Interview: Cathy Dennis


One of the most successful pop songwriters of the past 20 years explains her work-ethic and no-nonsense approach to Songwriting

Cathy Dennis

Cathy Dennis accepting an Ivor Novello Award. Photo: Mark Allan

ongwriter Cathy Dennis is one of the most successful British women in the music industry today, with a string of hits to her name. She co-wrote (and was often involved in the production of) such hits as Kylie Minogue’s Can’t Get You Out of My Head (the top-selling song of the Noughties), Toxic which Britney Spears took to Number One in the UK Singles Chart in 2004, and I Kissed A Girl for Katy Perry.

Dennis first came to the public’s attention as a pop star in the 1990s after she was spotted by manager Simon Fuller singing with her father Alan’s band at the Norwood Rooms in Norwich, now a bingo hall. As a solo performer, her debut album in 1990 Move To This gave her three US top 10 hits. Two more albums followed, but towards the end of the 1990s she moved into song writing.

Initially working on acts being put together by Fuller, such as S Club 7, Dennis ended up co-writing a string of hits including Have You Ever, Reach, Two In A Million and Never Had A Dream Come True. Since then her songs have lit up the charts on a regular basis and won her a clutch of Ivor Novello songwriting awards.

Cathy gave this interview to Songwriting shortly before giving a talk, organised by music writers group BASCA and The Institute Of Contemporary Music in London, to the next generation of songsmiths.

How did you make the transition from solo artist to songwriter? ONCE I GET MY TEETH INTO SOMETHING I’M LIKE A BULLDOG – MY TEETH LOCK

“I had a strange epiphany, I got a bit lost. I was just not sure if I could carry on being an artist… and could not be an insurance clerk again [Dennis briefly worked for Norwich Union]. I knew I could write songs. I felt I had been given a talent and felt if I didn’t use it, it would be a sin.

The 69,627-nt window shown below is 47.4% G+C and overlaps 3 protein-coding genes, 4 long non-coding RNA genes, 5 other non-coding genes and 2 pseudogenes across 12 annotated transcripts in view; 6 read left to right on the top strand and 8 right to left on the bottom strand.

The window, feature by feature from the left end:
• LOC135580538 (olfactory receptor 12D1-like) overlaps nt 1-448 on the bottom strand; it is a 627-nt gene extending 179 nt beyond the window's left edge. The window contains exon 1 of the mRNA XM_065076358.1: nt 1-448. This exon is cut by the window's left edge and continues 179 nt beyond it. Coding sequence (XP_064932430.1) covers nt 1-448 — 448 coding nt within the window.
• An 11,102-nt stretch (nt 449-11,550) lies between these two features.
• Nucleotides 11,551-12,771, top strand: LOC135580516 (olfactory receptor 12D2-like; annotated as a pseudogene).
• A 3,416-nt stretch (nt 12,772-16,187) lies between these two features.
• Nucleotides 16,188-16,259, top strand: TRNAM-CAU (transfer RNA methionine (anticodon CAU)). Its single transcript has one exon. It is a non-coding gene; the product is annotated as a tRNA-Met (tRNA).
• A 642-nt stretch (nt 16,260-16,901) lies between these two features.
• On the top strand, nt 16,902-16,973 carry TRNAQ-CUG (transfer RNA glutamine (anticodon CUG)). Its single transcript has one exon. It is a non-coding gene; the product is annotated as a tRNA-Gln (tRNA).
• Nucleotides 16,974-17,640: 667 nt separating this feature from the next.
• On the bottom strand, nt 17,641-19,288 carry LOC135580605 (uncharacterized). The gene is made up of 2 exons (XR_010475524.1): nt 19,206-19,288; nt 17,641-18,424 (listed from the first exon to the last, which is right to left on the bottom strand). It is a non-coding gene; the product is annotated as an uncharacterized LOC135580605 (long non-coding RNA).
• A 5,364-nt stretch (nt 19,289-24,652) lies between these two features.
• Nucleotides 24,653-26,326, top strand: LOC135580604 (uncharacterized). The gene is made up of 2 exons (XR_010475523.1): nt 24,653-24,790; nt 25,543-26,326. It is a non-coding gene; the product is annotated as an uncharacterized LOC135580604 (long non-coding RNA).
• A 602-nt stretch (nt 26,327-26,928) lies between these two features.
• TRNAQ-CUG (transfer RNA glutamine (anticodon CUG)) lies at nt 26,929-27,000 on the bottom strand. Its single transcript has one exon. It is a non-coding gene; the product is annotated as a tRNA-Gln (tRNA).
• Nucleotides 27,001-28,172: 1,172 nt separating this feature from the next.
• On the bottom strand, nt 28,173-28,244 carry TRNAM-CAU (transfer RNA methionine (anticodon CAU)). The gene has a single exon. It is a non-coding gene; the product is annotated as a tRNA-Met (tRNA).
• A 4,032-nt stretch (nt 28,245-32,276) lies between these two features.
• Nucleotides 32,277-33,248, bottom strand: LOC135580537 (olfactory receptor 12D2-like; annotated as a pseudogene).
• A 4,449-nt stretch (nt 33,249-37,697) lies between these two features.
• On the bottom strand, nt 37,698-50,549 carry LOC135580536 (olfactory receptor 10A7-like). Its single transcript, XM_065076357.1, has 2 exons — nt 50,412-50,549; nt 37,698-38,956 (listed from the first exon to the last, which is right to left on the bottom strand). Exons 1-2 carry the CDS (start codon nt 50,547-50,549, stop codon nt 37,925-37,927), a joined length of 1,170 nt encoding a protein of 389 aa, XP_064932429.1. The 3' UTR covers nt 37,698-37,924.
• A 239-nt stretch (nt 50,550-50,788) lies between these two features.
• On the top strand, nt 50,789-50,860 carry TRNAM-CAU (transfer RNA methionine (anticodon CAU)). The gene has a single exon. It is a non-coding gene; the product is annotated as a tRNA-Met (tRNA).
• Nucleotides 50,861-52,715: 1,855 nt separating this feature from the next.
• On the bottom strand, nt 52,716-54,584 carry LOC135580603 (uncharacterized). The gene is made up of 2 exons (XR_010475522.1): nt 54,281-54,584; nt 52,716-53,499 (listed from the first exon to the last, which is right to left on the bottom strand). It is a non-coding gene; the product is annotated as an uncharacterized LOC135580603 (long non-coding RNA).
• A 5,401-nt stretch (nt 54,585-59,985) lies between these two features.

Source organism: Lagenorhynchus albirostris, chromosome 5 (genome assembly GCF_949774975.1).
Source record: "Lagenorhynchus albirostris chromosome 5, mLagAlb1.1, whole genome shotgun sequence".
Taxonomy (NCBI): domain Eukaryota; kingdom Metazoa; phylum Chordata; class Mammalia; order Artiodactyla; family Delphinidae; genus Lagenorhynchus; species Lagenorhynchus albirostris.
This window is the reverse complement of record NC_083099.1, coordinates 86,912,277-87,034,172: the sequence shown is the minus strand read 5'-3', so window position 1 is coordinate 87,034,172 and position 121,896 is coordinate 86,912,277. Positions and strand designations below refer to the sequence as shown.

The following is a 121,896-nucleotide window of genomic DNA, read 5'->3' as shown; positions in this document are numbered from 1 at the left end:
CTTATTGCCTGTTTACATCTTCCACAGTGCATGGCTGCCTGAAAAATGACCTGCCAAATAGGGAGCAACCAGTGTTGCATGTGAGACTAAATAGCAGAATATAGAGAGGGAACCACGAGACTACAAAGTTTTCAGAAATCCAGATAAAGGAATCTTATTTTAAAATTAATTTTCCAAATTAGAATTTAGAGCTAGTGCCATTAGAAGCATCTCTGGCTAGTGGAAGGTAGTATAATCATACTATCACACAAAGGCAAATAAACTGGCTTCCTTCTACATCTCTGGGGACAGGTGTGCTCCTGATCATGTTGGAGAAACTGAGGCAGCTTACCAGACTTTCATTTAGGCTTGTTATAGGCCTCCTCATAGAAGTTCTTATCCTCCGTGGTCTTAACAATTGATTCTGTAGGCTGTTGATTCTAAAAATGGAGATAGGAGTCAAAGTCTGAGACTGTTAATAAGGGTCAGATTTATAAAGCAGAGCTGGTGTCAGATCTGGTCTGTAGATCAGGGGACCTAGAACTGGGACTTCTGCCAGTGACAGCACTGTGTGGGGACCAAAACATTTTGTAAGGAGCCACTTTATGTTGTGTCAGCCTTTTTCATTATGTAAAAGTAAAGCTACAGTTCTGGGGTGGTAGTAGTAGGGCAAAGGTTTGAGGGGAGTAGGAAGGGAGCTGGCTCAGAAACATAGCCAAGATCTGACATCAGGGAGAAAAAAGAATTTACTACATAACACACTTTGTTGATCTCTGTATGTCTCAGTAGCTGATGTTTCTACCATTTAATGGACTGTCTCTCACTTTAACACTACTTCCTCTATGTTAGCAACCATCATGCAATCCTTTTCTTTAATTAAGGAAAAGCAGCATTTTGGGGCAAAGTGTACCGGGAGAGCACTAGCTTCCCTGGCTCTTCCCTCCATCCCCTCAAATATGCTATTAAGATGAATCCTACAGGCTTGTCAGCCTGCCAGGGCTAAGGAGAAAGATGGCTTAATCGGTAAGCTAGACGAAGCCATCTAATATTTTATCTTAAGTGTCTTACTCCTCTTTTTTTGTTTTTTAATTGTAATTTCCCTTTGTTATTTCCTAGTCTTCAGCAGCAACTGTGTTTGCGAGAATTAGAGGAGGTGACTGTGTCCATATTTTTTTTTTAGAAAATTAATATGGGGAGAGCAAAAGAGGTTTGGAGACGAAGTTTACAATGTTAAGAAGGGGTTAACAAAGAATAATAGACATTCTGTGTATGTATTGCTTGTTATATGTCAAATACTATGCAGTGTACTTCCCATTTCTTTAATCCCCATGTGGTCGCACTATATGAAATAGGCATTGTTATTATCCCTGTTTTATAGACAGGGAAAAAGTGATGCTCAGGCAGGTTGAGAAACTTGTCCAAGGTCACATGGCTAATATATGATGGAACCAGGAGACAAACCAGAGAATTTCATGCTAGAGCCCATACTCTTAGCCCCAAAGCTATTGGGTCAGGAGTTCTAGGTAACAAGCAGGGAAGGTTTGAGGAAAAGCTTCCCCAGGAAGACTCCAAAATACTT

“I initially got involved when S Club 7 was being formed… and luckily those songs did well. I found I could be a vocal producer too. I didn’t let go. Once I get my teeth into something I’m like a bulldog, my teeth lock.”

Do you think successful songwriting is something which can be taught?

“I think you don’t need to. I think you can shape who you are as a writer. You have to be prepared to knuckle down and put in the hours and really commit to what you want to do. The one thing that did help me was studying to be an actress [at the Actors Centre in Covent Garden]. I think that helped me visualise my thoughts. I could always feel things but when you can visualise a thought, that’s what helped me more than anything else”

How do you get down to the business of writing a song?

“Sometimes the inspiration is out of necessity. They have high expectations of you. You really don’t have any choice, the creativity is flowing whether it is forced or not. I found it was a discipline I could teach myself. I could turn on the imagination when I wanted to.”